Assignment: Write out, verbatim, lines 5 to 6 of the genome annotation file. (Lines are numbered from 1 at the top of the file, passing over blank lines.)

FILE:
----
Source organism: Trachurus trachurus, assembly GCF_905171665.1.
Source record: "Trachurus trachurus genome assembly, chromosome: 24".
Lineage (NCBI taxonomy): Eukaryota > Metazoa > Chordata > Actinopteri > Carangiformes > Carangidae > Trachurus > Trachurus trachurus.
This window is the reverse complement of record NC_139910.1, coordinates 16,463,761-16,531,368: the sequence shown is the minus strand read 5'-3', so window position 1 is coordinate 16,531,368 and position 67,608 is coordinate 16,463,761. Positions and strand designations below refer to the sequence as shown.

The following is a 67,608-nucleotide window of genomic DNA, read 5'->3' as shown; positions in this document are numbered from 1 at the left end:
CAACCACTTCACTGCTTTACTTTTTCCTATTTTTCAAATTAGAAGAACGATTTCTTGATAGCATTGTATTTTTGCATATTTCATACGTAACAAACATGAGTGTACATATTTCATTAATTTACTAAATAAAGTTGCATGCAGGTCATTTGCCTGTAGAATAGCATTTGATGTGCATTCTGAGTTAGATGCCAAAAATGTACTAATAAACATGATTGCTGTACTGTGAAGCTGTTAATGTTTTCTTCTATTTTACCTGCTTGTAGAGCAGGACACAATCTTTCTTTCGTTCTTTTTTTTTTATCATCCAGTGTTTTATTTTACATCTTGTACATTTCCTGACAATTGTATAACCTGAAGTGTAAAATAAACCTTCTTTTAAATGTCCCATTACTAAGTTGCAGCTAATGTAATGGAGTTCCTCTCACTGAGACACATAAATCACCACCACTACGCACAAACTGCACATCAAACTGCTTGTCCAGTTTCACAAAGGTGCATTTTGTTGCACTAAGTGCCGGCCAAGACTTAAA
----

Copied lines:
The following is a 67,608-nucleotide window of genomic DNA, read 5'->3' as shown; positions in this document are numbered from 1 at the left end:
CAACCACTTCACTGCTTTACTTTTTCCTATTTTTCAAATTAGAAGAACGATTTCTTGATAGCATTGTATTTTTGCATATTTCATACGTAACAAACATGAGTGTACATATTTCATTAATTTACTAAATAAAGTTGCATGCAGGTCATTTGCCTGTAGAATAGCATTTGATGTGCATTCTGAGTTAGATGCCAAAAATGTACTAATAAACATGATTGCTGTACTGTGAAGCTGTTAATGTTTTCTTCTATTTTACCTGCTTGTAGAGCAGGACACAATCTTTCTTTCGTTCTTTTTTTTTTATCATCCAGTGTTTTATTTTACATCTTGTACATTTCCTGACAATTGTATAACCTGAAGTGTAAAATAAACCTTCTTTTAAATGTCCCATTACTAAGTTGCAGCTAATGTAATGGAGTTCCTCTCACTGAGACACATAAATCACCACCACTACGCACAAACTGCACATCAAACTGCTTGTCCAGTTTCACAAAGGTGCATTTTGTTGCACTAAGTGCCGGCCAAGACTTAAA